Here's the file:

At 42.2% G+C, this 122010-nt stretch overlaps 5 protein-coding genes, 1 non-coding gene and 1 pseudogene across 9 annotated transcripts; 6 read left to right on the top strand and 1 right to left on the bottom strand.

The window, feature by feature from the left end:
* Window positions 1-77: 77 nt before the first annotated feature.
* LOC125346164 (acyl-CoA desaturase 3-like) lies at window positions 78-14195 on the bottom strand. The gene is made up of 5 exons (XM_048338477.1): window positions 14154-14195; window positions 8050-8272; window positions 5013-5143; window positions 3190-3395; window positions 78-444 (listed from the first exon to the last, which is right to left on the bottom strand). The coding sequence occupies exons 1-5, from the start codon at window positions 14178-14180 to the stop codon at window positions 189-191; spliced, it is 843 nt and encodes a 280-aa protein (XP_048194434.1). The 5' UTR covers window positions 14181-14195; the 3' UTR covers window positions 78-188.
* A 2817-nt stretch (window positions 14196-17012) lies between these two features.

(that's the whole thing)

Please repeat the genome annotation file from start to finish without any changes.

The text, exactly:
At 42.2% G+C, this 122010-nt stretch overlaps 5 protein-coding genes, 1 non-coding gene and 1 pseudogene across 9 annotated transcripts; 6 read left to right on the top strand and 1 right to left on the bottom strand.

The window, feature by feature from the left end:
* Window positions 1-77: 77 nt before the first annotated feature.
* LOC125346164 (acyl-CoA desaturase 3-like) lies at window positions 78-14195 on the bottom strand. The gene is made up of 5 exons (XM_048338477.1): window positions 14154-14195; window positions 8050-8272; window positions 5013-5143; window positions 3190-3395; window positions 78-444 (listed from the first exon to the last, which is right to left on the bottom strand). The coding sequence occupies exons 1-5, from the start codon at window positions 14178-14180 to the stop codon at window positions 189-191; spliced, it is 843 nt and encodes a 280-aa protein (XP_048194434.1). The 5' UTR covers window positions 14181-14195; the 3' UTR covers window positions 78-188.
* A 2817-nt stretch (window positions 14196-17012) lies between these two features.